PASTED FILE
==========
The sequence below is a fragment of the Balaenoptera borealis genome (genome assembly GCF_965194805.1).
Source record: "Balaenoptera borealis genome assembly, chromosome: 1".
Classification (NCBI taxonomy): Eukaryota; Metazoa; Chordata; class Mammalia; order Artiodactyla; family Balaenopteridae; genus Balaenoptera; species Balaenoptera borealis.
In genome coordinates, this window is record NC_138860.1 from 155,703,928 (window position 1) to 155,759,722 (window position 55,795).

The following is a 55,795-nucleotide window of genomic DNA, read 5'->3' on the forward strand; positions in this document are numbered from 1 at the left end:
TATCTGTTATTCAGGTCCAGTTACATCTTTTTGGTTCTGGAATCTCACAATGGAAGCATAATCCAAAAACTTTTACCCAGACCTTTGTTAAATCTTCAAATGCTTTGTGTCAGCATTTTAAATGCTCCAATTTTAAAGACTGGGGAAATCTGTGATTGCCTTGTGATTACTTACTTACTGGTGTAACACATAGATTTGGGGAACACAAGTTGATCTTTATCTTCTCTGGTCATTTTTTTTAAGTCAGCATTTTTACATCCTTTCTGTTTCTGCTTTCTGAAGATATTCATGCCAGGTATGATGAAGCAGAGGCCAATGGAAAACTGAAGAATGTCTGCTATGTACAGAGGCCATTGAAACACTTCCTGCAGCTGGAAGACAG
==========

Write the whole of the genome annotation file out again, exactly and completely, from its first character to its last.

The sequence below is a fragment of the Balaenoptera borealis genome (genome assembly GCF_965194805.1).
Source record: "Balaenoptera borealis genome assembly, chromosome: 1".
Classification (NCBI taxonomy): Eukaryota; Metazoa; Chordata; class Mammalia; order Artiodactyla; family Balaenopteridae; genus Balaenoptera; species Balaenoptera borealis.
In genome coordinates, this window is record NC_138860.1 from 155,703,928 (window position 1) to 155,759,722 (window position 55,795).

The following is a 55,795-nucleotide window of genomic DNA, read 5'->3' on the forward strand; positions in this document are numbered from 1 at the left end:
TATCTGTTATTCAGGTCCAGTTACATCTTTTTGGTTCTGGAATCTCACAATGGAAGCATAATCCAAAAACTTTTACCCAGACCTTTGTTAAATCTTCAAATGCTTTGTGTCAGCATTTTAAATGCTCCAATTTTAAAGACTGGGGAAATCTGTGATTGCCTTGTGATTACTTACTTACTGGTGTAACACATAGATTTGGGGAACACAAGTTGATCTTTATCTTCTCTGGTCATTTTTTTTAAGTCAGCATTTTTACATCCTTTCTGTTTCTGCTTTCTGAAGATATTCATGCCAGGTATGATGAAGCAGAGGCCAATGGAAAACTGAAGAATGTCTGCTATGTACAGAGGCCATTGAAACACTTCCTGCAGCTGGAAGACAG